Windows 10 version 2004 system requirements

Are you planning to install the Windows 10 version 2004? These are the new minimum hardware and processor requirements.

Windows 10 version 2004 system requirements
Windows 10 version 2004 system requirements

Although you can install Windows 10 on virtually any modest hardware configuration, knowing the minimum system requirements will help you to understand if the device is capable of handling the operating system. Windows 10 version 2004, May 2020 Update, has similar processor, memory, and storage minimum requirements as the previous version that is replacing (November 2019 Update), with the only difference that the new version now officially support newer processors from Intel and AMD.

When upgrading from one version of Windows 10 to the next, usually, there’s not differences in hardware requirements, but since version 1903, the operating system increased the minimum storage requirement to 32GB. However, this was only for new devices or if you’re trying to perform a clean installation of the 32-bit or 64-bit version. If the device has less than 32GB, and it’s already running an older version of Windows 10, then it’ll continue to upgrade without issues.

These are the system requirements for Windows 10 version 2004 and later:

Windows 10 2004 hardware requirements
Processor1GHz or faster CPU or System on a Chip (SoC)
1GB for 32-bit or 2GB for 64-bit
Hard drive space
Existing installations: 16GB for 32-bit or 20GB for 64-bit
Clean install or new PC: 32GB or larger
GraphicsDirectX 9 or later with WDDM 1.0 driver
Display resolution800×600
NetworkingWi-Fi or Ethernet adapter

In addition, starting with the May 2020 Update, Microsoft is updating the processor requirements to support the latest 10th Generation of processors from Intel and AMD Ryzen 4xxx series chips.

Windows 10 2004 processor, storage, display support
Processor featuresCompatible with the x86 or x64 instruction set
Support for PAE, NX and SSE2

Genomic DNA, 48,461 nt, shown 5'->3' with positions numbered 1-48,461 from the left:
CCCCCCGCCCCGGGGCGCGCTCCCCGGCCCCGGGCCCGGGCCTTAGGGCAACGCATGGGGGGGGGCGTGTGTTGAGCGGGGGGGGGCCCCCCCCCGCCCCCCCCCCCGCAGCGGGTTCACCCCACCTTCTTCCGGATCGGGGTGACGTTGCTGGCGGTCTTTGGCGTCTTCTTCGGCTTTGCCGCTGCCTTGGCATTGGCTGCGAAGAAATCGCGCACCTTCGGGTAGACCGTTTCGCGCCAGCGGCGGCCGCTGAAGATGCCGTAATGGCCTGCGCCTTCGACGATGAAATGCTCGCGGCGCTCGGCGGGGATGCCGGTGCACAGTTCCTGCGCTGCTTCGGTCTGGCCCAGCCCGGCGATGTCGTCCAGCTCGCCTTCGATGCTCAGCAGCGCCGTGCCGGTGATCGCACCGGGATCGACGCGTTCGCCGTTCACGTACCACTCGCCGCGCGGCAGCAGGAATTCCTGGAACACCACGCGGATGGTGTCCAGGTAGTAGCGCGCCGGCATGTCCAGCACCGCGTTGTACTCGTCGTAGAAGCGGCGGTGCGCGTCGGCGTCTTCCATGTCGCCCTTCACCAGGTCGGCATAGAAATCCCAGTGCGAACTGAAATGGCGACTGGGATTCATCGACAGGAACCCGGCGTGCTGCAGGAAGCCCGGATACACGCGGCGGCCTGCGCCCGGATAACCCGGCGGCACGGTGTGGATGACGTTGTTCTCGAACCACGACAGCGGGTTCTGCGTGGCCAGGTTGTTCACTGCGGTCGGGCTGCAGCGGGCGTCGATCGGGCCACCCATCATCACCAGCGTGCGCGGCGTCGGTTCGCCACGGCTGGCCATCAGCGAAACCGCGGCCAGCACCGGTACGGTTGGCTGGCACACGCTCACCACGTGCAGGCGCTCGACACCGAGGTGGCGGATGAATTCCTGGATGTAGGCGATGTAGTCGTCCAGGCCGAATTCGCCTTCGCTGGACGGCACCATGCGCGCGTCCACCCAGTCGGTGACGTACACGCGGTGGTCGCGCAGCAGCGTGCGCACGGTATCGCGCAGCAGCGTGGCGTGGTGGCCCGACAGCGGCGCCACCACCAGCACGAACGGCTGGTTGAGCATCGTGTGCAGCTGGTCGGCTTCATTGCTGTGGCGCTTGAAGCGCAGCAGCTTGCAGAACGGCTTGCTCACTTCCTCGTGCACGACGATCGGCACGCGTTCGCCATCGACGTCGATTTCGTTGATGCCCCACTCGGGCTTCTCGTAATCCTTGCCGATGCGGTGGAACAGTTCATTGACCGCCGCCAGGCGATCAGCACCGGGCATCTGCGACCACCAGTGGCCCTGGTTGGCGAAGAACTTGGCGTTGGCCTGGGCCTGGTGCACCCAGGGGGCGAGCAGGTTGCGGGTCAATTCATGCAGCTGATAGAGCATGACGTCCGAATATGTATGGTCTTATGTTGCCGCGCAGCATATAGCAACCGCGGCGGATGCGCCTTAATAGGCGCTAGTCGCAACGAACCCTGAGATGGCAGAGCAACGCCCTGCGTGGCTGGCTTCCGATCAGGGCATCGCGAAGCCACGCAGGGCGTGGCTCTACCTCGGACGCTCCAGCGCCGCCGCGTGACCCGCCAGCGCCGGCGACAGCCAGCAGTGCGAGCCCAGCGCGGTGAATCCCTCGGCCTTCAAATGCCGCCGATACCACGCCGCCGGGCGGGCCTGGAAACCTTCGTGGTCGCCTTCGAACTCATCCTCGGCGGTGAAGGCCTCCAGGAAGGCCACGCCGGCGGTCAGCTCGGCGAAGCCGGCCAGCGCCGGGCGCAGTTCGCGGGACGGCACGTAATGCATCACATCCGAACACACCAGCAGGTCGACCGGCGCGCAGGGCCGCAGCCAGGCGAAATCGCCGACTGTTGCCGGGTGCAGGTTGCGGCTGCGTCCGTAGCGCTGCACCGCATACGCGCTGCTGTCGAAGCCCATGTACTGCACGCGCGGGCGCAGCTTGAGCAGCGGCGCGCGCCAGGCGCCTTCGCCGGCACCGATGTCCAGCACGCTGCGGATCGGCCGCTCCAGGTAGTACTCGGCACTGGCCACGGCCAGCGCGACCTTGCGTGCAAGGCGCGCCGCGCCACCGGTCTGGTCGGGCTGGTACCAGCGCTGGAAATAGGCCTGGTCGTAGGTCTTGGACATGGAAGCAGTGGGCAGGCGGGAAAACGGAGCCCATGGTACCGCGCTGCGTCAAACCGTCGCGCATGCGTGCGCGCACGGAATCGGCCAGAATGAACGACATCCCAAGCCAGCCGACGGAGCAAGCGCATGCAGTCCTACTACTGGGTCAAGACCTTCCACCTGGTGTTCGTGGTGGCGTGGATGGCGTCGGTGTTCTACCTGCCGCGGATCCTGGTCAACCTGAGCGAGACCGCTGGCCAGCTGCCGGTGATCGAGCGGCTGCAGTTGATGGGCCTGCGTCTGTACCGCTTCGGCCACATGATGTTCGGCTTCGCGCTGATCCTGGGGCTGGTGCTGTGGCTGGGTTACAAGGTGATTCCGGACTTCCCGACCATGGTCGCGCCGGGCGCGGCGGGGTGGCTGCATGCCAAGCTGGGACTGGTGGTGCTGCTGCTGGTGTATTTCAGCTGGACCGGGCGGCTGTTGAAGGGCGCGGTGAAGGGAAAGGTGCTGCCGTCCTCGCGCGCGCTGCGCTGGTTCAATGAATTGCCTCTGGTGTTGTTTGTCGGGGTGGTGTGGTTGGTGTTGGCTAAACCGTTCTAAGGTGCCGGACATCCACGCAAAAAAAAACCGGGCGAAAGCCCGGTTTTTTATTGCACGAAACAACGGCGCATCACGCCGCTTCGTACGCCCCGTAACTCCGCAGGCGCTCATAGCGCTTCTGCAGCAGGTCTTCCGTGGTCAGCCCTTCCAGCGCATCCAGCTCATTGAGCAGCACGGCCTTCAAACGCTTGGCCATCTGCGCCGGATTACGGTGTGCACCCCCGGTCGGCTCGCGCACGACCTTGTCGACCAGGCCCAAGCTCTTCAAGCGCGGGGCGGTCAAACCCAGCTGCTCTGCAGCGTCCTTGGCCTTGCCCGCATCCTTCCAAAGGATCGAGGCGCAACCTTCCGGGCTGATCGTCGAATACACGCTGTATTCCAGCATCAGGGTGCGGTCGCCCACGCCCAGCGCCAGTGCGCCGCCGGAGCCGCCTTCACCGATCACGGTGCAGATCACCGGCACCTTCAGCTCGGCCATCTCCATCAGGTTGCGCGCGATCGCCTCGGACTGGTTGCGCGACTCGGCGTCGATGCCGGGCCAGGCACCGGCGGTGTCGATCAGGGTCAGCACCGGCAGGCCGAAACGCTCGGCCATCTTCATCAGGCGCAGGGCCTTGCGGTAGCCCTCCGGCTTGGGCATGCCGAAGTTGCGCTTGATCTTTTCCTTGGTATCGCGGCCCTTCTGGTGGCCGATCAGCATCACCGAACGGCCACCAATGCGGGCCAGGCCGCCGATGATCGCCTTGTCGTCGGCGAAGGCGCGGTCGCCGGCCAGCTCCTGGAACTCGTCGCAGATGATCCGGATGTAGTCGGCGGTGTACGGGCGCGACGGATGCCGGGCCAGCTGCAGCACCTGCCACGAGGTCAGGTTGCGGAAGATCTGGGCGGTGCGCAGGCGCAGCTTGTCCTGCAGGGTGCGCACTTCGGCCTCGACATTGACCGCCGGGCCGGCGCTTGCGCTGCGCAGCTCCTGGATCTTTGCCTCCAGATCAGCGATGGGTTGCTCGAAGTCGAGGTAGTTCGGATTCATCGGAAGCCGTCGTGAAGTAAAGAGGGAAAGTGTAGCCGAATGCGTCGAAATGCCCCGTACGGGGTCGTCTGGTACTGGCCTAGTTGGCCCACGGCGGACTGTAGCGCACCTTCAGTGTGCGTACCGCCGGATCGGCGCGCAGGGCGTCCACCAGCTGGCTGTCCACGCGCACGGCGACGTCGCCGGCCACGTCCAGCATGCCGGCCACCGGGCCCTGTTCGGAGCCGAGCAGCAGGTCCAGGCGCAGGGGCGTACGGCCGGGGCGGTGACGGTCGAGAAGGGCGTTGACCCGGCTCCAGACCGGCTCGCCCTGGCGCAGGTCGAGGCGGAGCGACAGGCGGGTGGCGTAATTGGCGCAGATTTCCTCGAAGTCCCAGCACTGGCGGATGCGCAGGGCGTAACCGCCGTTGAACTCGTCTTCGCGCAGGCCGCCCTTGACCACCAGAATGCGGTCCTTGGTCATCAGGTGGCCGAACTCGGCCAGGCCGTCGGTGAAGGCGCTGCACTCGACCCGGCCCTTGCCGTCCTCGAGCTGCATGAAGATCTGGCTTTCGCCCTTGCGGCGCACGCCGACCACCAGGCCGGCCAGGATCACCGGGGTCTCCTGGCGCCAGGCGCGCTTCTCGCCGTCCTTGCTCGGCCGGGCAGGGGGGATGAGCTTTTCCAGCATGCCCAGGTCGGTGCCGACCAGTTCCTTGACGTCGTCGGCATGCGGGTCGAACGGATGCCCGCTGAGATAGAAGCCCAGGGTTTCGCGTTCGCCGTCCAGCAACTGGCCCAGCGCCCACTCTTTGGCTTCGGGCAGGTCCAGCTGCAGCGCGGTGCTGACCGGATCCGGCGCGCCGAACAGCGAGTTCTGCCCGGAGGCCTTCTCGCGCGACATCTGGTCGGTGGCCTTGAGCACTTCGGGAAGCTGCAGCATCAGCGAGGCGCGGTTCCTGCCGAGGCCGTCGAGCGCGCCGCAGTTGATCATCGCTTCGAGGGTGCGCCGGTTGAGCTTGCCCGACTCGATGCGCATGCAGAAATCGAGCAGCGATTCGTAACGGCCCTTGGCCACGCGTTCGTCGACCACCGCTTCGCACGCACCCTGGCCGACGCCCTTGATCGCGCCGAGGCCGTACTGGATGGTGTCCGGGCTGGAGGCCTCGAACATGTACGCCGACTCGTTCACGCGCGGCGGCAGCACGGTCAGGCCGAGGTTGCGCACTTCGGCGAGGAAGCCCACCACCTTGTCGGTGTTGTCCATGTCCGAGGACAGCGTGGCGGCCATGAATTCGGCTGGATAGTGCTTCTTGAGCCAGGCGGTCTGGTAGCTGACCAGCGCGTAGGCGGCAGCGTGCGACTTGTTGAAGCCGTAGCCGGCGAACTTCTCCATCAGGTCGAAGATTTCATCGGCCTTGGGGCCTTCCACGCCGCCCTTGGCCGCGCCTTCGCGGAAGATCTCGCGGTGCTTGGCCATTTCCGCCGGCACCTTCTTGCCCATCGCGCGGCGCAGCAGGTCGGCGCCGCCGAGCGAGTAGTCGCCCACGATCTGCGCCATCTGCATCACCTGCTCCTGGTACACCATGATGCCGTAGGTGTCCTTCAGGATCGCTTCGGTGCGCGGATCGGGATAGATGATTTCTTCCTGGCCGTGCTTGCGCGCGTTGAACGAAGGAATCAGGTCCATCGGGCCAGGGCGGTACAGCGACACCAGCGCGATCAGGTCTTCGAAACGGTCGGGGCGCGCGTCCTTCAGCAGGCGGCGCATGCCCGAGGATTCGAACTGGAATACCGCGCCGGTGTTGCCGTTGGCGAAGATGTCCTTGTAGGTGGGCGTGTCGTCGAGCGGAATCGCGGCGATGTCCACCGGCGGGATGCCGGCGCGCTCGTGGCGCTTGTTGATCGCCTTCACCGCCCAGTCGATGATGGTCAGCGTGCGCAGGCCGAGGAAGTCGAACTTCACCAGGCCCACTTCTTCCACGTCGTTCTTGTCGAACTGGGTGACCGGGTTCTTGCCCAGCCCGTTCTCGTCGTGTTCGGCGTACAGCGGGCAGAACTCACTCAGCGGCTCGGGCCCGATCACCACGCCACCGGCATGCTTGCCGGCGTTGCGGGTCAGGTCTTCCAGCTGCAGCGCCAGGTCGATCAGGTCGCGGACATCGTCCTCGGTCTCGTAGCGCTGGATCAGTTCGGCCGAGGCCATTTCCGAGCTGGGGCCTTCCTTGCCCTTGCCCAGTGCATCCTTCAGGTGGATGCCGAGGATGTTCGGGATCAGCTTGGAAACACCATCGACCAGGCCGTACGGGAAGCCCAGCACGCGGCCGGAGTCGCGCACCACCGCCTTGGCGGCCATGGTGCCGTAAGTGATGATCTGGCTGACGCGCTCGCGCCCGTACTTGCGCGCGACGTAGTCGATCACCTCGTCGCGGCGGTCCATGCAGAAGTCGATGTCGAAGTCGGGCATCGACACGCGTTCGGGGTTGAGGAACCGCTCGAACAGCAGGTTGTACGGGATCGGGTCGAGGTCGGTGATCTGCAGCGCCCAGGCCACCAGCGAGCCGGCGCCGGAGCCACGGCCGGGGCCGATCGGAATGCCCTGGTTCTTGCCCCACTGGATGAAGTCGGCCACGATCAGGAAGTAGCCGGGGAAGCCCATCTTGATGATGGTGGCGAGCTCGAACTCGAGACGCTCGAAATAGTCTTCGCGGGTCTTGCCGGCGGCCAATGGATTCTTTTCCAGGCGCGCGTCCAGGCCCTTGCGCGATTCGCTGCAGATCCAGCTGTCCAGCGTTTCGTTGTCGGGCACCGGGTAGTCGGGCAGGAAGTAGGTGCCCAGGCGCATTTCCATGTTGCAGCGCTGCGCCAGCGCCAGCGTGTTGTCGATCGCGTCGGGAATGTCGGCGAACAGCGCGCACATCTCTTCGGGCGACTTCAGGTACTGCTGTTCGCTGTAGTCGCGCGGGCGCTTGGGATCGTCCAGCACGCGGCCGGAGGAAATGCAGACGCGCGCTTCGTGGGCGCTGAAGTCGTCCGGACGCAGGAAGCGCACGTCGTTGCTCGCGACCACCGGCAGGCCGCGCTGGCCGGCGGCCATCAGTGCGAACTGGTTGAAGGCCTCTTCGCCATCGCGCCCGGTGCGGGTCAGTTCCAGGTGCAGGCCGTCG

Support for CMPXCHG16b, LAHF/SAHF, and PrefetchW for 64-bit OS installation
IntelUp to 10th Generation Intel Processors (Intel Core i3/i5/i7/i9-10xxx)
Intel Xeon W-12xx/W-108xx
Intel Xeon SP 32xx, 42xx, 52xx, 62xx, and 82xx
Intel Atom (J4xxx/J5xxx and N4xxx/N5xxx)
AMDUp to AMD 7th Generation Processors (A-Series Ax-9xxx & E-Series Ex-9xxx & FX-9xxx)
AMD Athlon 2xx processors
AMD Ryzen 3/5/7/9 4xxx
AMD Opteron
QualcommSnapdragon 850
Snapdragon 8CX
StorageStorage controllers must support booting using the Extensible Firmware Interface (EFI) and implement device paths as defined in EDD-3.
Storage host controllers and adapters must meet the requirements for the device protocol used and any requirements related to the device storage bus type.
Bus-attached controllers must implement the correct class/subclass code as specified in the PCI Codes and Assignments v1.6 specification.
DisplayDepth of 32 bits on each output simultaneously.
Minimum diagonal display size for the primary display of 7-inches or larger.

If you’re upgrading from an older version of Windows 10, the new feature update should install in the same hardware configuration whether you use the Windows Update, Media Creation Tool, Update Assistant, or ISO file, since the requirements haven’t change. However, you should consider that Microsoft is rolling out version 2004 gradually and placing a temporary block on devices known not to be yet compatible due to known issues

About the author

Mauro Huculak is a Windows expert and the Editor-in-Chief who started Pureinfotech in 2010 as an independent online publication. He is also been a Windows Central contributor for nearly a decade. Mauro has over 12 years of experience writing comprehensive guides and creating professional videos about Windows, software, and related technologies, including Android and Linux. Before becoming a technology writer, he was an IT administrator for seven years. In total, Mauro has over 20 years of combined experience in technology. Throughout his career, he achieved different professional certifications from Microsoft (MSCA), Cisco (CCNP), VMware (VCP), and CompTIA (A+ and Network+), and he has been recognized as a Microsoft MVP for many years. You can follow him on X (Twitter), YouTube, LinkedIn and